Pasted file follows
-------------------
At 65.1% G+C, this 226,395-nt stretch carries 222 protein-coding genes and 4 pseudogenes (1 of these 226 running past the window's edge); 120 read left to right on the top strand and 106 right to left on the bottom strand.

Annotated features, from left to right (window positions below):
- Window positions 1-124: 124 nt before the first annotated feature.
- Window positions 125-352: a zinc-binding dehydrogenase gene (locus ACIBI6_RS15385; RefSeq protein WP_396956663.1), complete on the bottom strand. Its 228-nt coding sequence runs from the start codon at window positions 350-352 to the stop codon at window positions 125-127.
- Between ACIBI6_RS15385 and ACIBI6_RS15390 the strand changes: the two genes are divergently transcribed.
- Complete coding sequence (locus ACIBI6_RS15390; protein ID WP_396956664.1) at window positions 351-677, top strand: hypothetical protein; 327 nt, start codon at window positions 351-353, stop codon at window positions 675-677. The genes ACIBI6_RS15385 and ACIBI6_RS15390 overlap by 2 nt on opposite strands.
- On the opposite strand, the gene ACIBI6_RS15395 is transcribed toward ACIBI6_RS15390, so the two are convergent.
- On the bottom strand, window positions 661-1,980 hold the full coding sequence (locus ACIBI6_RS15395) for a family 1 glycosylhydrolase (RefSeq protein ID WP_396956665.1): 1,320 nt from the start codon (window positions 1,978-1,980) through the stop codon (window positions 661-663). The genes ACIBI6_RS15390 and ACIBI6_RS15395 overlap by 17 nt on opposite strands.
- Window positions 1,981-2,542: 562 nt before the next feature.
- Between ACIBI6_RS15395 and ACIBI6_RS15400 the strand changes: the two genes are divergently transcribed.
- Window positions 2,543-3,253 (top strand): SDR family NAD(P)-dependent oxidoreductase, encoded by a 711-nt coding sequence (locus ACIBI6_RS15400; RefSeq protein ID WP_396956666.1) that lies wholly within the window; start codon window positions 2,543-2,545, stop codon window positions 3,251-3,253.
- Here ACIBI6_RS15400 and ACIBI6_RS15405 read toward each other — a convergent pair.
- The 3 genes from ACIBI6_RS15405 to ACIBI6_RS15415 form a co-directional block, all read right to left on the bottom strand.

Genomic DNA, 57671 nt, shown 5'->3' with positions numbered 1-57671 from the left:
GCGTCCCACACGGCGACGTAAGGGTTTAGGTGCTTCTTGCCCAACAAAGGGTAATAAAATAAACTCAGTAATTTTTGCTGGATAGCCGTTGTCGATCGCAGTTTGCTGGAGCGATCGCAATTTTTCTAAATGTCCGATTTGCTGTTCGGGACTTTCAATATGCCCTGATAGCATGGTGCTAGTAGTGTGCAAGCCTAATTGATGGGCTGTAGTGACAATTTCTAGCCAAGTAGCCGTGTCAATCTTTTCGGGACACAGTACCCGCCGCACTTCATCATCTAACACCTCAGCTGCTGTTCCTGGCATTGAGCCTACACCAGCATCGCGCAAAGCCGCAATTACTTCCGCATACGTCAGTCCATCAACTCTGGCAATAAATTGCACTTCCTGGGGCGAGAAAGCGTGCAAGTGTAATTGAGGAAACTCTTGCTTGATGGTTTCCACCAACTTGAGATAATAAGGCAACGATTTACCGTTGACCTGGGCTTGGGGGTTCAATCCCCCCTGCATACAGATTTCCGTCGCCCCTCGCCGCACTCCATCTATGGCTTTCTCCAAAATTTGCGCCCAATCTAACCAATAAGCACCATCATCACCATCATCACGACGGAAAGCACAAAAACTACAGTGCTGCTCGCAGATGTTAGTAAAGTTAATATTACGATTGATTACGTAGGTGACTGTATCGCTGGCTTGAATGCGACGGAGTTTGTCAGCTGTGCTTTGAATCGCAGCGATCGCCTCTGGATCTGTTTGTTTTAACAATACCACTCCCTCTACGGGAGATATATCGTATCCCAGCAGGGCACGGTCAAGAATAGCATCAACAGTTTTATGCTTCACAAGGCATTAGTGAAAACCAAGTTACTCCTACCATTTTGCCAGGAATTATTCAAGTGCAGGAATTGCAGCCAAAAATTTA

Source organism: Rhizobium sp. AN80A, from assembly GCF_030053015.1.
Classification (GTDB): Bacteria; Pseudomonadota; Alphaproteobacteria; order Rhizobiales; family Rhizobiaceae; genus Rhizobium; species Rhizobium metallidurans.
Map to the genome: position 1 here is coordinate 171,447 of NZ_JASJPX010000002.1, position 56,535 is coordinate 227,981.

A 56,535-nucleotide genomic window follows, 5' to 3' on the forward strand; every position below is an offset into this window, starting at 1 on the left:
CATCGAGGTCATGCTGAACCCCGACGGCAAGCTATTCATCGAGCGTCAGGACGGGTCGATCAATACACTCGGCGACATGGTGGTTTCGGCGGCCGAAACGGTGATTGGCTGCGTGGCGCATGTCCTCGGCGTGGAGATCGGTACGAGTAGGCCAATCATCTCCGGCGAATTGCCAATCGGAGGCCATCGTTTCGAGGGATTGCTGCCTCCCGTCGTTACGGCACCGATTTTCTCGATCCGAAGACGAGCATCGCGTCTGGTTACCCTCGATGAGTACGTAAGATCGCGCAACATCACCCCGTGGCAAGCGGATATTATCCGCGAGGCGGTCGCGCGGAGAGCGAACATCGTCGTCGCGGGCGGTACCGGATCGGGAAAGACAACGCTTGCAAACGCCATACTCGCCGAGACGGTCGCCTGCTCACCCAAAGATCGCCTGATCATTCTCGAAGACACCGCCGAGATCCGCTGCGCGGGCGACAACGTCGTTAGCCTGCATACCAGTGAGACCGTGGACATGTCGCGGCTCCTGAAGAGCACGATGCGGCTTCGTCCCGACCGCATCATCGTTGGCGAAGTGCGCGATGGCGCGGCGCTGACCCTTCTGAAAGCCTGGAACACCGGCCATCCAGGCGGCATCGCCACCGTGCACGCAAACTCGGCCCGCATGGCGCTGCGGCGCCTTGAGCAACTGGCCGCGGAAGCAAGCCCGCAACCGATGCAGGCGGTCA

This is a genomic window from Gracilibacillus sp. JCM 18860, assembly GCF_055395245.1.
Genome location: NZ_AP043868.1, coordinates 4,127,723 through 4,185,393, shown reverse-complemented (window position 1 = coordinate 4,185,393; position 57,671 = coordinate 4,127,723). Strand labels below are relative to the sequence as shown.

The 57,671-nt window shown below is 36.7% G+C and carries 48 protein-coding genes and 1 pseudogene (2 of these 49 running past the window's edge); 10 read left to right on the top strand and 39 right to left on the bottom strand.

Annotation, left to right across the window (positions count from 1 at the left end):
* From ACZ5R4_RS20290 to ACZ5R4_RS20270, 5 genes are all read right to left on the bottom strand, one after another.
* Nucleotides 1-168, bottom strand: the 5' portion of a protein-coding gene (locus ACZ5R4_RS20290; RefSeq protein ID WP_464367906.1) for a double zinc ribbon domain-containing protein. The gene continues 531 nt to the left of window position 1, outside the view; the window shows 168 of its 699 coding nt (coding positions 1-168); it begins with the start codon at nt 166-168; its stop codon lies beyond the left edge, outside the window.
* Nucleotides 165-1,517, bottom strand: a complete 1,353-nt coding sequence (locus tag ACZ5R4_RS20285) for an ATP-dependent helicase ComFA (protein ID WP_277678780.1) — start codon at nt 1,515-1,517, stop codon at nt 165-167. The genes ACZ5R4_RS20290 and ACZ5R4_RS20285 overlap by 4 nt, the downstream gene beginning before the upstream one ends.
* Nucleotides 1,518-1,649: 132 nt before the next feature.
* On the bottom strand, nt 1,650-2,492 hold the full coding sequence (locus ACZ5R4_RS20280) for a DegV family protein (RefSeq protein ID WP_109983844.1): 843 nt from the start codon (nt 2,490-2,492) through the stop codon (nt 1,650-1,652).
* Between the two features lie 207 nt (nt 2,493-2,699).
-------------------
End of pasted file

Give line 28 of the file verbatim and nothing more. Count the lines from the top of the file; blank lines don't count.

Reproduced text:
* Nucleotides 1,518-1,649: 132 nt before the next feature.